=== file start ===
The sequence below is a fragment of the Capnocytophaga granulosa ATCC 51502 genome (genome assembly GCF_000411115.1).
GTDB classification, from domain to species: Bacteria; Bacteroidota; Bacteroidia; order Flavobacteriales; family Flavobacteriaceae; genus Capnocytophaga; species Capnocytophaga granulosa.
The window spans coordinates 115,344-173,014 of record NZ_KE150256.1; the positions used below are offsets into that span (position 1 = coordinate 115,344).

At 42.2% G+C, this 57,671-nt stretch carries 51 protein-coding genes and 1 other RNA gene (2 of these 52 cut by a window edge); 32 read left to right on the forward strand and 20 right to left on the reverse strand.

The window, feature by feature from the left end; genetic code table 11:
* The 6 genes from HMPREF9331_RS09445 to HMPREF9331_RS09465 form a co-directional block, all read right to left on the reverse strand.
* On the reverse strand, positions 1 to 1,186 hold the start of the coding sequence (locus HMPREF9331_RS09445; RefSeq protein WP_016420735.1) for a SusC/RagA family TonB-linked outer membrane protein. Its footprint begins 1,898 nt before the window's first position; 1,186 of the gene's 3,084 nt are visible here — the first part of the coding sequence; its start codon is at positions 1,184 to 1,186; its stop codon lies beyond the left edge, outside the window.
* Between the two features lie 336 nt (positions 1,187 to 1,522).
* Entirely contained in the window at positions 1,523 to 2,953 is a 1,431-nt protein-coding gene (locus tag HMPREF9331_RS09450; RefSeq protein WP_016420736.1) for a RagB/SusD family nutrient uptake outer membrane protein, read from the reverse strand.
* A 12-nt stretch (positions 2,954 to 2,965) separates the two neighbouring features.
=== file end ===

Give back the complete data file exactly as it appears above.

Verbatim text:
The sequence below is a fragment of the Capnocytophaga granulosa ATCC 51502 genome (genome assembly GCF_000411115.1).
GTDB classification, from domain to species: Bacteria; Bacteroidota; Bacteroidia; order Flavobacteriales; family Flavobacteriaceae; genus Capnocytophaga; species Capnocytophaga granulosa.
The window spans coordinates 115,344-173,014 of record NZ_KE150256.1; the positions used below are offsets into that span (position 1 = coordinate 115,344).

At 42.2% G+C, this 57,671-nt stretch carries 51 protein-coding genes and 1 other RNA gene (2 of these 52 cut by a window edge); 32 read left to right on the forward strand and 20 right to left on the reverse strand.

The window, feature by feature from the left end; genetic code table 11:
* The 6 genes from HMPREF9331_RS09445 to HMPREF9331_RS09465 form a co-directional block, all read right to left on the reverse strand.
* On the reverse strand, positions 1 to 1,186 hold the start of the coding sequence (locus HMPREF9331_RS09445; RefSeq protein WP_016420735.1) for a SusC/RagA family TonB-linked outer membrane protein. Its footprint begins 1,898 nt before the window's first position; 1,186 of the gene's 3,084 nt are visible here — the first part of the coding sequence; its start codon is at positions 1,184 to 1,186; its stop codon lies beyond the left edge, outside the window.
* Between the two features lie 336 nt (positions 1,187 to 1,522).
* Entirely contained in the window at positions 1,523 to 2,953 is a 1,431-nt protein-coding gene (locus tag HMPREF9331_RS09450; RefSeq protein WP_016420736.1) for a RagB/SusD family nutrient uptake outer membrane protein, read from the reverse strand.
* A 12-nt stretch (positions 2,954 to 2,965) separates the two neighbouring features.